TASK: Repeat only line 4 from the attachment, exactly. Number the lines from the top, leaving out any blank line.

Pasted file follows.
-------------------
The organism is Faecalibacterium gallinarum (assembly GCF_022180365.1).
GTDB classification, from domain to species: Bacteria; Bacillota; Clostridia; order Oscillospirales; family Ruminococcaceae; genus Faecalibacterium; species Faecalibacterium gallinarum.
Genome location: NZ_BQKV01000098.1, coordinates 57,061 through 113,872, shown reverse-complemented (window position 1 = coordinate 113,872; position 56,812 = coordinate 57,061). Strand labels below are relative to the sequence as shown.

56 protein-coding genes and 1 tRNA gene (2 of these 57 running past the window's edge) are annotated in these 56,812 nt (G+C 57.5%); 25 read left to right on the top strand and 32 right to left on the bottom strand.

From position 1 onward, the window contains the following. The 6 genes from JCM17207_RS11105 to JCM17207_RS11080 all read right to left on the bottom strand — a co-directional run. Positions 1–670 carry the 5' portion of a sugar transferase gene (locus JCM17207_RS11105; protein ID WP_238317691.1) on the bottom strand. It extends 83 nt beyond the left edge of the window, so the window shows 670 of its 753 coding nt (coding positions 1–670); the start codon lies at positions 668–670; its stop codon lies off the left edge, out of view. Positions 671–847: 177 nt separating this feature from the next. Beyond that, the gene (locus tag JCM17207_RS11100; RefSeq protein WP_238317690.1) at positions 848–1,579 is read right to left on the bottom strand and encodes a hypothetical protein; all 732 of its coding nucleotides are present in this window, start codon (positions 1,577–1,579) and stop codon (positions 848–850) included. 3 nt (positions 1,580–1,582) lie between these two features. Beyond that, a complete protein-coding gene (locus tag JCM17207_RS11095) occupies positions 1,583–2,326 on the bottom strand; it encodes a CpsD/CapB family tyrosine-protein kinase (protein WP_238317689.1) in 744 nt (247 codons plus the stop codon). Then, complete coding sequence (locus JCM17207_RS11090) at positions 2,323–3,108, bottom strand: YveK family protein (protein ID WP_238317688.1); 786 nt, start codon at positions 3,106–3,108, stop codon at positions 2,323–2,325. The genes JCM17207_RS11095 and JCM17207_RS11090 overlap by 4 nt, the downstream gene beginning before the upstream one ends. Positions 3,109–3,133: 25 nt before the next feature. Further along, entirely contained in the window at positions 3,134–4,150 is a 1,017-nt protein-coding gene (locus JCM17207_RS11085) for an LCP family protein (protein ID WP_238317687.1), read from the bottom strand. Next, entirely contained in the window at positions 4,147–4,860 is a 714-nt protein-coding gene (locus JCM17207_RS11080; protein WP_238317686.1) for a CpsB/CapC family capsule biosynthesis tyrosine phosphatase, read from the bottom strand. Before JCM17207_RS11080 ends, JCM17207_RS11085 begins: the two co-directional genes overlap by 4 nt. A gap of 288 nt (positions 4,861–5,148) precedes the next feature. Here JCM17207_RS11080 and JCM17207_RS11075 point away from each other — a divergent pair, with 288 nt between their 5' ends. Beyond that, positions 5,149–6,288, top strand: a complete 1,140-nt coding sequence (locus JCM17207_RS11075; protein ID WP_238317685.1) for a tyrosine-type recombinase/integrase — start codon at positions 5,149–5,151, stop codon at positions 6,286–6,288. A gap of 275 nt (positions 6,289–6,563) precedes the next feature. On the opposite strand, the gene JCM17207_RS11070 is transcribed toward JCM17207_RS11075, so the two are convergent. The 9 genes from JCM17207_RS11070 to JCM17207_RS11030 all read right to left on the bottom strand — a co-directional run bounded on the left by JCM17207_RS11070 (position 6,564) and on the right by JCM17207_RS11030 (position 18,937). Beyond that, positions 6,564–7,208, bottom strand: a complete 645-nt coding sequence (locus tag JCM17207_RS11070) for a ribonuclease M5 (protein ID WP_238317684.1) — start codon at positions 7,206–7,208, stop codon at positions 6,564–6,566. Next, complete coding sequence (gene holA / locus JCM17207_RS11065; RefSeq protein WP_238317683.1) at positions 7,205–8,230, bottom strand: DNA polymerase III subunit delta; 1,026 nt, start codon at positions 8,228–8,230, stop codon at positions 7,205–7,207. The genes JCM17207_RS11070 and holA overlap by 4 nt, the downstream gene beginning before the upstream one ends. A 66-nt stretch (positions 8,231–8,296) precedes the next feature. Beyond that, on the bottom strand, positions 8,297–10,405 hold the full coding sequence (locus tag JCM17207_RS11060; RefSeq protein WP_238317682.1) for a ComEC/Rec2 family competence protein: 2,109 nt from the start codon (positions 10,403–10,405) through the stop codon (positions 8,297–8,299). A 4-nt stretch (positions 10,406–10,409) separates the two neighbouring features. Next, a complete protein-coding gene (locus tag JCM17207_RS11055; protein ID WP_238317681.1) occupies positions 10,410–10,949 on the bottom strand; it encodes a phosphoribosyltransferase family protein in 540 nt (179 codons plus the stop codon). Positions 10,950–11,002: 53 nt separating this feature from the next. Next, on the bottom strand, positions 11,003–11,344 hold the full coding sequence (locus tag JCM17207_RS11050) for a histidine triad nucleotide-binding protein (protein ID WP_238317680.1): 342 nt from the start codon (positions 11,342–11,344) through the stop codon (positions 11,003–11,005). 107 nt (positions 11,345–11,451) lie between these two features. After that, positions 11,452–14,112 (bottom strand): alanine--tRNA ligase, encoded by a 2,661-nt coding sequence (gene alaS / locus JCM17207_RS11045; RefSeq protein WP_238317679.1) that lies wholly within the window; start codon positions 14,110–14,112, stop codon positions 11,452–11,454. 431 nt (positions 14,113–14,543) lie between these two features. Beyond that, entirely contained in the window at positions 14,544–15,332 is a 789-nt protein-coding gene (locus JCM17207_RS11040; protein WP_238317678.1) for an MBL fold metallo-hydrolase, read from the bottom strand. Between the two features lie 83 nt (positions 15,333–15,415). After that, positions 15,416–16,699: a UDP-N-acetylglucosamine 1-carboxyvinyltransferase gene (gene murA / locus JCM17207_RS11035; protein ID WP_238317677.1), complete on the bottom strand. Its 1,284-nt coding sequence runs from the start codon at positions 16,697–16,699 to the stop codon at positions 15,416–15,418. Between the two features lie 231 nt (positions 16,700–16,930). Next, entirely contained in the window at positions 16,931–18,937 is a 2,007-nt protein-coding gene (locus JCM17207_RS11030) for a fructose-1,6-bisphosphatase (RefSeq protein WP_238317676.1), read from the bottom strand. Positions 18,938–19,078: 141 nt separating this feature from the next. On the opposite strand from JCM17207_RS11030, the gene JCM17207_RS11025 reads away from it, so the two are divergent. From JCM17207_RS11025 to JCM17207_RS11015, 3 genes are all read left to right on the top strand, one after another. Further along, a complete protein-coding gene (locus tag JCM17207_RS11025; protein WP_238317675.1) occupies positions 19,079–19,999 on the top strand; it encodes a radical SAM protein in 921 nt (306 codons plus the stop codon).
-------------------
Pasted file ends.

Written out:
56 protein-coding genes and 1 tRNA gene (2 of these 57 running past the window's edge) are annotated in these 56,812 nt (G+C 57.5%); 25 read left to right on the top strand and 32 right to left on the bottom strand.